Art Exhibit @ The Gallery at Town Center

Friday, October 16, 2015

Lisa Jones-Moore

Art Exhibit @ The Gallery at Town Center: 
Lisa Jones-Moore and Sue Robertson
October 6 - November 14, 2015

The Gallery at Town Center
17171 Bothell Way NE, Lake Forest Park, WA 98155
Hours: Tuesday-Saturday, Noon-5pm

My love of Latino folk art, as well as the beauty of all things worn and aged, permeates my work. I continue to search for the "Universal Mother" through timeless icons and archetypes. "She" shows up in my work as Venus fertility figures, the Virgin Mary and images of my mother. Currently, I am exploring my love of Nature through encaustic monotypes and monoprints.

My creative and technical processes consist of surrounding myself in the studio with encaustic wax, oil pastels, artist inks, artist papers, ephemera, sand, bark, leaves, rust, found objects, and photographic images. The scent of molten beeswax gets me into the state of what I call "the other side", or the creative process. Encaustic wax is a very tactile medium, warm and alive, not unlike human skin.

The use of my hands and fingers directly on the wax surface becomes very much a part of the process. I employ many techniques such as scribing into the wax, creating translucent layers of wax, mark-making with oil pastels and water-soluble pencils, rubbing dry pigments onto the wax and embedding my own photo images. My newest passion, encaustic monotypes, employs the use of an aluminum plate on a hot griddle, and "painting" onto the plate with blocks of encaustic wax. Mark-making and the use of stencils also play a large part in this printmaking process."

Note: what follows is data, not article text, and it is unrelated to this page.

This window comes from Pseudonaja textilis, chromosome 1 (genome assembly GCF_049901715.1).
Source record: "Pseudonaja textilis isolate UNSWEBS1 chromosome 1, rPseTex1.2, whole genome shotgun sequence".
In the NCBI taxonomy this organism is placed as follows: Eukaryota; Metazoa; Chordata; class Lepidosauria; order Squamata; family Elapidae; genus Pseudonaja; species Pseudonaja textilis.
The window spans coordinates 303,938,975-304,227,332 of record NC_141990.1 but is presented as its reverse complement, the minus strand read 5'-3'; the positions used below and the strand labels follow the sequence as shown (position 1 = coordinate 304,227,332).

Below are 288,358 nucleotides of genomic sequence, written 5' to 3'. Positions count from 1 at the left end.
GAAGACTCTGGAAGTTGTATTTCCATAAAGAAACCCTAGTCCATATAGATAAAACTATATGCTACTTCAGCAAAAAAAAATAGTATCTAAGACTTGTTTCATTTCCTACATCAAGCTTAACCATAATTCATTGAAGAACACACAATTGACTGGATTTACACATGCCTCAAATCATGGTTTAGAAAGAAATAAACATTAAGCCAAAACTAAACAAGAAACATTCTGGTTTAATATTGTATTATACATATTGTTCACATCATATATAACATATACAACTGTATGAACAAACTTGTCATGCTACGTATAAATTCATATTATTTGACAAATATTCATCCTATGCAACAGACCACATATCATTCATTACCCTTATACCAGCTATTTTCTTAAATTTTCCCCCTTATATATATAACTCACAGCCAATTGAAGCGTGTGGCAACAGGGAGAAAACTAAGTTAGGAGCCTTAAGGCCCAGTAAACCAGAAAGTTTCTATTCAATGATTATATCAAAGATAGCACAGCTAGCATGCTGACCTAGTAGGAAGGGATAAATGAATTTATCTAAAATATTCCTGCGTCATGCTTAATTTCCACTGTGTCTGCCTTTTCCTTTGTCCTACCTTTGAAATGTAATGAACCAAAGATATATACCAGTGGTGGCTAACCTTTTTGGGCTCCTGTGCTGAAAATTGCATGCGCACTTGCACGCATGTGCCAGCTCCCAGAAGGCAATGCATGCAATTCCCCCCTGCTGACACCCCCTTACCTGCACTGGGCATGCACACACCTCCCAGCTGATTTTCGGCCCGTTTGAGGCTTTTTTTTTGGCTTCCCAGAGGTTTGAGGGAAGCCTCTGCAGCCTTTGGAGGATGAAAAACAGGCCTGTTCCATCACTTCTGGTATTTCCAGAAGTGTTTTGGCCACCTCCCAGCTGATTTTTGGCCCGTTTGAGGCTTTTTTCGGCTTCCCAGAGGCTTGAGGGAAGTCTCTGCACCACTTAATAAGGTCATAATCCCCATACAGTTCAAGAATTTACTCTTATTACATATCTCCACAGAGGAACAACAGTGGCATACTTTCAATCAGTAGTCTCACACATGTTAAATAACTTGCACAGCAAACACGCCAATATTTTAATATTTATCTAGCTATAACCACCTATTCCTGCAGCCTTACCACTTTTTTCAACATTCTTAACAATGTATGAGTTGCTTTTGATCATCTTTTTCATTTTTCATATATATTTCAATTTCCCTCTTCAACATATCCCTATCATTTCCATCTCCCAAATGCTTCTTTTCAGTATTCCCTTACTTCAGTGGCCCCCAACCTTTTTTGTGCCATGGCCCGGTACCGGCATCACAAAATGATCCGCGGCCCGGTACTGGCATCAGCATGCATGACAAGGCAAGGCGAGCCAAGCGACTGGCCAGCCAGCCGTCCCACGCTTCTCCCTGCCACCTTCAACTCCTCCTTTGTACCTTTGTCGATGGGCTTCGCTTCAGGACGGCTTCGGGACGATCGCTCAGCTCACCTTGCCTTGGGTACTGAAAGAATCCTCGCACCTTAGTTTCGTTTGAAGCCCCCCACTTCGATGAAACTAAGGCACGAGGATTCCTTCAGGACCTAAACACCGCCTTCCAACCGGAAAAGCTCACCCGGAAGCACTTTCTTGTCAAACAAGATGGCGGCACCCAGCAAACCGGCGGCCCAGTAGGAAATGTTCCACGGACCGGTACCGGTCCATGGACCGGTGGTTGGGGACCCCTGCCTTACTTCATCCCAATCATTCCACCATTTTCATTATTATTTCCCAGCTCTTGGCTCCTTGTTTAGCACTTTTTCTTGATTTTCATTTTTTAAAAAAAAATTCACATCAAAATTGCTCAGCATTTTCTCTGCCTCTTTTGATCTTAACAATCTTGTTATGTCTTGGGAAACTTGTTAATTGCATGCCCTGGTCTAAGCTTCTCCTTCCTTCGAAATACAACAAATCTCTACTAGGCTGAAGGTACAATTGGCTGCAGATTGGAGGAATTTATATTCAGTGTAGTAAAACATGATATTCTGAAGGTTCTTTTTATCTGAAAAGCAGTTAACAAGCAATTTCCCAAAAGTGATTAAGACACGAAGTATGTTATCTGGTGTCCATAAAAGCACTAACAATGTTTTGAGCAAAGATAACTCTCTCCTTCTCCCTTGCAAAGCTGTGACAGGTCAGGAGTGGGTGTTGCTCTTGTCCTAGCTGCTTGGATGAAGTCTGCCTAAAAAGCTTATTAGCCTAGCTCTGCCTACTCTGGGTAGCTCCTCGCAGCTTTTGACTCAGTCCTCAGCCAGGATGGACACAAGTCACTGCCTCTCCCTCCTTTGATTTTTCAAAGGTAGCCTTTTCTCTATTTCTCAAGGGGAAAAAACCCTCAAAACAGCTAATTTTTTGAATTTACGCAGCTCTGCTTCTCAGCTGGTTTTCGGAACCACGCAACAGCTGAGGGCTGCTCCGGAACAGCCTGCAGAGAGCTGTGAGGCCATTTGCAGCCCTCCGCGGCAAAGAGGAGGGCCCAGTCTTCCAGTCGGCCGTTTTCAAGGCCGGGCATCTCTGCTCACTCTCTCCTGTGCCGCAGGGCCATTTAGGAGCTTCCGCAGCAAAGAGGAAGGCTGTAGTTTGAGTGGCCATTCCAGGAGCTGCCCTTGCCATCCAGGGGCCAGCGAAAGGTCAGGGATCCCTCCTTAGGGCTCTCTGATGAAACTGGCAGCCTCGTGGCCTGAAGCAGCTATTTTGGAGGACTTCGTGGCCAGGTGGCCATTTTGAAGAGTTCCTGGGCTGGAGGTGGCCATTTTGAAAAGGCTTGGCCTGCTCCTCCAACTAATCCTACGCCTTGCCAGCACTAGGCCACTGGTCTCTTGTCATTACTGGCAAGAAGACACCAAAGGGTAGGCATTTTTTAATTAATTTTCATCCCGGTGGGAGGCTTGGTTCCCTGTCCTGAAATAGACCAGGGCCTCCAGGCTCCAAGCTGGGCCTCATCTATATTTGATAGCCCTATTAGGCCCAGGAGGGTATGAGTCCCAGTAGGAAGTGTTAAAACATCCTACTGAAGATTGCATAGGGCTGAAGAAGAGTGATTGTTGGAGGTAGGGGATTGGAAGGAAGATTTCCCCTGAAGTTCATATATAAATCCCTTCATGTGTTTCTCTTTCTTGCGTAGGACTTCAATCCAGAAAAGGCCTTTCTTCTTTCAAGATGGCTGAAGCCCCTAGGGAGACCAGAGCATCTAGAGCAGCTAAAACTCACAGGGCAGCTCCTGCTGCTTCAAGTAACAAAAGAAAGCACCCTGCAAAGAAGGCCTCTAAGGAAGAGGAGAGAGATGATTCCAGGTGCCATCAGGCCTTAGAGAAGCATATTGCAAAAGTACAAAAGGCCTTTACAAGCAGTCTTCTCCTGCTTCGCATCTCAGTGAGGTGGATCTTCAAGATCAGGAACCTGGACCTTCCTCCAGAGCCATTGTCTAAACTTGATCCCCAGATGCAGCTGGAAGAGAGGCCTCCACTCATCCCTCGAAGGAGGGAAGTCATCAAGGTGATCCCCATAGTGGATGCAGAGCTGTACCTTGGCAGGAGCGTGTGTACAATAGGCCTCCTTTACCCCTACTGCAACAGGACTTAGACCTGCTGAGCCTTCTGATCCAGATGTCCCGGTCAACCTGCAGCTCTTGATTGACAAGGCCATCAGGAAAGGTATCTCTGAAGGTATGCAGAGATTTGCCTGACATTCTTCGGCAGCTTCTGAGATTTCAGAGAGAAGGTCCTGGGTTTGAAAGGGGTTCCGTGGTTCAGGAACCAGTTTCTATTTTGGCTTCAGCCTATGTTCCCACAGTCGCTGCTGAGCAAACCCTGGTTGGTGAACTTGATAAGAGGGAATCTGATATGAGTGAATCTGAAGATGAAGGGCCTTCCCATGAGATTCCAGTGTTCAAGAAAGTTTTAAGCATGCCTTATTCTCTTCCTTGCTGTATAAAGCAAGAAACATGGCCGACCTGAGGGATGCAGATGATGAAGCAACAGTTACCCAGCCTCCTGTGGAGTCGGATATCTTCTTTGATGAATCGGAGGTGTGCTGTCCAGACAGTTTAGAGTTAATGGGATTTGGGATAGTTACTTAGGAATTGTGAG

Sue Robertson

Sue creates acrylic, mixed media and encaustic paintings.  Her style is loose and very colorful, with multiple textures.  Sue considers herself an experimental painter and she often incorporates elements such as ink, graphite, paper, clay and whatever other things she happens across.  Whether she is painting figures, still life or abstract, the subject is simply a vehicle for the color and stroke.  Working from her imagination, she goes wherever the painting takes her and often works on several paintings simultaneously.  She calls her work Joyful Art because creating it brings such joy to her.


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